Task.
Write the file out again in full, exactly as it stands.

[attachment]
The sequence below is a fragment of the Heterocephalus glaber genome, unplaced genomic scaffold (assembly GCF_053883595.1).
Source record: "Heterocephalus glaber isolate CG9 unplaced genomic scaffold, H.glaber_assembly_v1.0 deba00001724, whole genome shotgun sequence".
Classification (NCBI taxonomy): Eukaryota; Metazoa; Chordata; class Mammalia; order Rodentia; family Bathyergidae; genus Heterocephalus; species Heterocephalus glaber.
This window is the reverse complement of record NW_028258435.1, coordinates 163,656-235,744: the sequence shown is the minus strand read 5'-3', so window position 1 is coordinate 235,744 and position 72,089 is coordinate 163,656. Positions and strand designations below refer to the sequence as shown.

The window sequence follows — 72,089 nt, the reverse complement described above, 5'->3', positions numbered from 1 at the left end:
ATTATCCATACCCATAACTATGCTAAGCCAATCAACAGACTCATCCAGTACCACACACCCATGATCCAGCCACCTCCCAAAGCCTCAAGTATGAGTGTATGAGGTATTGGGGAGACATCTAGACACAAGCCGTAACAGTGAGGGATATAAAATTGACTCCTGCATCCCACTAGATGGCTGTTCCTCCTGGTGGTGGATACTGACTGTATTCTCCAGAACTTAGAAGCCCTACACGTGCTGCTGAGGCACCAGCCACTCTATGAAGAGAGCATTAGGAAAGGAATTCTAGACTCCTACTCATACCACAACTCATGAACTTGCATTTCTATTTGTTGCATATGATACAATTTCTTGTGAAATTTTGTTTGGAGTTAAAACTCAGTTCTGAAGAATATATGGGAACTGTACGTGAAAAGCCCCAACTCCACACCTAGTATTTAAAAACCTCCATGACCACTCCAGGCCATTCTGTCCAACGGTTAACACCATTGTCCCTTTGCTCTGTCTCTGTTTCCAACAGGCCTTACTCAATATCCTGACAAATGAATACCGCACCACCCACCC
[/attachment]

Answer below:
The sequence below is a fragment of the Heterocephalus glaber genome, unplaced genomic scaffold (assembly GCF_053883595.1).
Source record: "Heterocephalus glaber isolate CG9 unplaced genomic scaffold, H.glaber_assembly_v1.0 deba00001724, whole genome shotgun sequence".
Classification (NCBI taxonomy): Eukaryota; Metazoa; Chordata; class Mammalia; order Rodentia; family Bathyergidae; genus Heterocephalus; species Heterocephalus glaber.
This window is the reverse complement of record NW_028258435.1, coordinates 163,656-235,744: the sequence shown is the minus strand read 5'-3', so window position 1 is coordinate 235,744 and position 72,089 is coordinate 163,656. Positions and strand designations below refer to the sequence as shown.

The window sequence follows — 72,089 nt, the reverse complement described above, 5'->3', positions numbered from 1 at the left end:
ATTATCCATACCCATAACTATGCTAAGCCAATCAACAGACTCATCCAGTACCACACACCCATGATCCAGCCACCTCCCAAAGCCTCAAGTATGAGTGTATGAGGTATTGGGGAGACATCTAGACACAAGCCGTAACAGTGAGGGATATAAAATTGACTCCTGCATCCCACTAGATGGCTGTTCCTCCTGGTGGTGGATACTGACTGTATTCTCCAGAACTTAGAAGCCCTACACGTGCTGCTGAGGCACCAGCCACTCTATGAAGAGAGCATTAGGAAAGGAATTCTAGACTCCTACTCATACCACAACTCATGAACTTGCATTTCTATTTGTTGCATATGATACAATTTCTTGTGAAATTTTGTTTGGAGTTAAAACTCAGTTCTGAAGAATATATGGGAACTGTACGTGAAAAGCCCCAACTCCACACCTAGTATTTAAAAACCTCCATGACCACTCCAGGCCATTCTGTCCAACGGTTAACACCATTGTCCCTTTGCTCTGTCTCTGTTTCCAACAGGCCTTACTCAATATCCTGACAAATGAATACCGCACCACCCACCC